Compuware Enhances OptimalJ Java Development System

 
 
By Darryl K. Taft  |  Posted 2004-02-09 Email Print this article Print
 
 
 
 
 
 
 

The company also outlined its vision for helping developers build service-oriented, model-based enterprise applications.

Compuware Corp. Monday announced a new version of its OptimalJ Java development system and outlined its vision for helping developers build service-oriented, model-based enterprise applications. Detroit-based Compuware released OptimalJ 3.1 along with support for Web services security, enhanced legacy integration capabilities and support for testing different application servers in the OptimalJ environment.
Mike Burba, product manager for OptimalJ, said with OptimalJ 3.1 "were outlining our vision for the way applications are going to be built going forward—using model-driven pattern-based development."
Burba said among the challenges facing Java 2 Enterprise Edition (J2EE) developers are high rates of failure with Java projects, difficulty with legacy integration and reduced productivity, but "we believe model-driven pattern-based will grow in use and help not only with development but with maintenance," he said. "As J2EE application development continues to mature, model-driven development with architecture-based code generation will become as prevalent as traditional enterprise fourth-generation languages were in the 1990s," Michael Blechar, vice president and research director at Gartner Inc., in Stamford, Conn., said in a statement. "As development organizations search for better, more productive, ways to design integrated applications that support new and traditional business initiatives, model-driven development will find its way into the hands of most development organizations." Model-driven, pattern-based development employs patterns to translate business models into working applications.
"Model-driven development gives people a way to move things forward," said Burba. "And we think therell be a role for distributed development." OptimalJ 3.1 supports the Web Services-Security specification from the Organization for the Advancement of Structured Information Standards (OASIS). It also supports Unified Modeling Language (UML) and integrates with other modeling tools such as IBMs Rational Rose and Borland Software Corp.s Together Control Center. In addition, the new version of OptimalJ enables testing of the BEA Systems Inc. WebLogic Server and IBM WebSphere Application Server in the OptimalJ test environment. And OptimalJ 3.1 has legacy modernization features, Burba said. One such feature includes support for IBMs WebSphere MQ software. "Weve upgraded our modeling capabilities, and were also supporting our drive for legacy modernization," Burba said. "Were building an ecosystem around OptimalJ to deliver this model-driven, pattern-based approach to building applications." Burba said part of its ecosystem includes developing relationships with other independent software vendors as well as channel partners such as Programmers Paradise and ComponentSource. The company also recently entered into a partnership with BEA to integrate OptimalJ with BEAs WebLogic Workshop Java development tool, Burba said. And Compuware is a founding member of the recently formed Java Tools Committee, he added.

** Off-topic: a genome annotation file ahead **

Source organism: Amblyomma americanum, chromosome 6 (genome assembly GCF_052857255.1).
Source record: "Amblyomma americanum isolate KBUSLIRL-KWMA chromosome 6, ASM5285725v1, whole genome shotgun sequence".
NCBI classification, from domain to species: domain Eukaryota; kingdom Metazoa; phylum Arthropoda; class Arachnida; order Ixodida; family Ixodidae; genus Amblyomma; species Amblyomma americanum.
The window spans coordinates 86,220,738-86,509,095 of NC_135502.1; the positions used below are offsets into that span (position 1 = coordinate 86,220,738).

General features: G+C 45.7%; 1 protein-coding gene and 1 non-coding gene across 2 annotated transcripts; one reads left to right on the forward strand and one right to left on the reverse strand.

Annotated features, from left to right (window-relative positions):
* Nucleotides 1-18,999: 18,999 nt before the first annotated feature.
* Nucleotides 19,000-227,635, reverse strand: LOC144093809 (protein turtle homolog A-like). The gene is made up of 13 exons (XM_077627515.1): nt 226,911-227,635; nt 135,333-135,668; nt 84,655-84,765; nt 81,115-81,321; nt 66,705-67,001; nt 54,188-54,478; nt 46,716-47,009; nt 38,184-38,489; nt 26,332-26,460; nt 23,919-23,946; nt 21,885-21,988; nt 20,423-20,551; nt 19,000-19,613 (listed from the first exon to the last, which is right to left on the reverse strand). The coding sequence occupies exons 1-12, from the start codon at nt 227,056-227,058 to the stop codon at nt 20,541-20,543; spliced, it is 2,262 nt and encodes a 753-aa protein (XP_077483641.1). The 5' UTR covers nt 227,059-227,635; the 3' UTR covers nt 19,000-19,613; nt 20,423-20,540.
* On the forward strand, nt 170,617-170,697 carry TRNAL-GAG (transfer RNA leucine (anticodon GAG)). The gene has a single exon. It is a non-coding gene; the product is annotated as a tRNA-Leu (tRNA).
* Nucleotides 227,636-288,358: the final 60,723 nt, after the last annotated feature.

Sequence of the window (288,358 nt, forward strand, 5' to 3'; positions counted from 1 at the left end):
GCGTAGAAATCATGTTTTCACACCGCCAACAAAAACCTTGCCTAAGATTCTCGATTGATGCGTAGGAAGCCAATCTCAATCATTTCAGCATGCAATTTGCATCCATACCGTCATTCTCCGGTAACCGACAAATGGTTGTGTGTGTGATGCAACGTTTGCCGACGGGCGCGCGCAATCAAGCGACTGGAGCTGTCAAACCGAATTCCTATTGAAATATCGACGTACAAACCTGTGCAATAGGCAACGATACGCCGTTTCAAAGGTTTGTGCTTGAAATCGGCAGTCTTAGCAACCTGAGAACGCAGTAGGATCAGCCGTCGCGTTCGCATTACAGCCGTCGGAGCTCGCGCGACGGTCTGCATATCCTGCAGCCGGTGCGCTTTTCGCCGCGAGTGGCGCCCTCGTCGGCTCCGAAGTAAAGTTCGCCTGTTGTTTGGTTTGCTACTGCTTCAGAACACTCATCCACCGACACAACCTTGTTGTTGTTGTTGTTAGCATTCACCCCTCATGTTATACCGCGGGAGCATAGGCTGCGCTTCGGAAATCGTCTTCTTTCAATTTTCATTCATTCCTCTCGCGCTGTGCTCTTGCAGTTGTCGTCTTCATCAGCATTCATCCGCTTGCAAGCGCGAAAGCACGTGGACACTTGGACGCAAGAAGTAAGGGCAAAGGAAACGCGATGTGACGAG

Darryl K. Taft covers the development tools and developer-related issues beat from his office in Baltimore. He has more than 10 years of experience in the business and is always looking for the next scoop. Taft is a member of the Association for Computing Machinery (ACM) and was named 'one of the most active middleware reporters in the world' by The Middleware Co. He also has his own card in the 'Who's Who in Enterprise Java' deck.
 
 
 
 
 
 
 

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